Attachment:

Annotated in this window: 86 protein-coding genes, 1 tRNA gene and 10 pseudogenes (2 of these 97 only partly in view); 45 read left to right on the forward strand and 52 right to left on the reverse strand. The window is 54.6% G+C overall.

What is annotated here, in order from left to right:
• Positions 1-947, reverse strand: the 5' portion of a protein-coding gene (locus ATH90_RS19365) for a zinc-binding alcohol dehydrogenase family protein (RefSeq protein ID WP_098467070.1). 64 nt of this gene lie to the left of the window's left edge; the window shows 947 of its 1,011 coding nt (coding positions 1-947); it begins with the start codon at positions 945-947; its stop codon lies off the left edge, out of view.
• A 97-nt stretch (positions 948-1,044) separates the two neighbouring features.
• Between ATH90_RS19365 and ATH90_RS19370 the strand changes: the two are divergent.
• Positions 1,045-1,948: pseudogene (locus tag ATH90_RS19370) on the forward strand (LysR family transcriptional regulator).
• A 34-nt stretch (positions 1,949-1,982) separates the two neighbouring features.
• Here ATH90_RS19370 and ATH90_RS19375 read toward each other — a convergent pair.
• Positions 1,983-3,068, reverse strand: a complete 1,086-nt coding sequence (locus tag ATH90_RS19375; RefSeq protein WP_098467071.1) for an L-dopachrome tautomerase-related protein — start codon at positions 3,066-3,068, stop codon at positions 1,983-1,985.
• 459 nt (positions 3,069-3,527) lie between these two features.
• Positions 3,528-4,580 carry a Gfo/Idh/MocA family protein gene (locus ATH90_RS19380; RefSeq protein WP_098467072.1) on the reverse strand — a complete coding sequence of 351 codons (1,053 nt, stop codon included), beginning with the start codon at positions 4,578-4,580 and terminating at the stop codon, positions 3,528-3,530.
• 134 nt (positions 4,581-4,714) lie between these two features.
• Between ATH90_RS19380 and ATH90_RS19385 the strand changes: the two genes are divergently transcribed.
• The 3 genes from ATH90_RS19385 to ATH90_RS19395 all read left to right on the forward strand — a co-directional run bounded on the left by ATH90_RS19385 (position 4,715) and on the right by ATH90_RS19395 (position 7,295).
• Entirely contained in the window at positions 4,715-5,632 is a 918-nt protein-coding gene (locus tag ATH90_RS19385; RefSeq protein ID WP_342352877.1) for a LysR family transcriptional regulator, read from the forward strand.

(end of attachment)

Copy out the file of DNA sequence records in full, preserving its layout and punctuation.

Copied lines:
Annotated in this window: 86 protein-coding genes, 1 tRNA gene and 10 pseudogenes (2 of these 97 only partly in view); 45 read left to right on the forward strand and 52 right to left on the reverse strand. The window is 54.6% G+C overall.

What is annotated here, in order from left to right:
• Positions 1-947, reverse strand: the 5' portion of a protein-coding gene (locus ATH90_RS19365) for a zinc-binding alcohol dehydrogenase family protein (RefSeq protein ID WP_098467070.1). 64 nt of this gene lie to the left of the window's left edge; the window shows 947 of its 1,011 coding nt (coding positions 1-947); it begins with the start codon at positions 945-947; its stop codon lies off the left edge, out of view.
• A 97-nt stretch (positions 948-1,044) separates the two neighbouring features.
• Between ATH90_RS19365 and ATH90_RS19370 the strand changes: the two are divergent.
• Positions 1,045-1,948: pseudogene (locus tag ATH90_RS19370) on the forward strand (LysR family transcriptional regulator).
• A 34-nt stretch (positions 1,949-1,982) separates the two neighbouring features.
• Here ATH90_RS19370 and ATH90_RS19375 read toward each other — a convergent pair.
• Positions 1,983-3,068, reverse strand: a complete 1,086-nt coding sequence (locus tag ATH90_RS19375; RefSeq protein WP_098467071.1) for an L-dopachrome tautomerase-related protein — start codon at positions 3,066-3,068, stop codon at positions 1,983-1,985.
• 459 nt (positions 3,069-3,527) lie between these two features.
• Positions 3,528-4,580 carry a Gfo/Idh/MocA family protein gene (locus ATH90_RS19380; RefSeq protein WP_098467072.1) on the reverse strand — a complete coding sequence of 351 codons (1,053 nt, stop codon included), beginning with the start codon at positions 4,578-4,580 and terminating at the stop codon, positions 3,528-3,530.
• 134 nt (positions 4,581-4,714) lie between these two features.
• Between ATH90_RS19380 and ATH90_RS19385 the strand changes: the two genes are divergently transcribed.
• The 3 genes from ATH90_RS19385 to ATH90_RS19395 all read left to right on the forward strand — a co-directional run bounded on the left by ATH90_RS19385 (position 4,715) and on the right by ATH90_RS19395 (position 7,295).
• Entirely contained in the window at positions 4,715-5,632 is a 918-nt protein-coding gene (locus tag ATH90_RS19385; RefSeq protein ID WP_342352877.1) for a LysR family transcriptional regulator, read from the forward strand.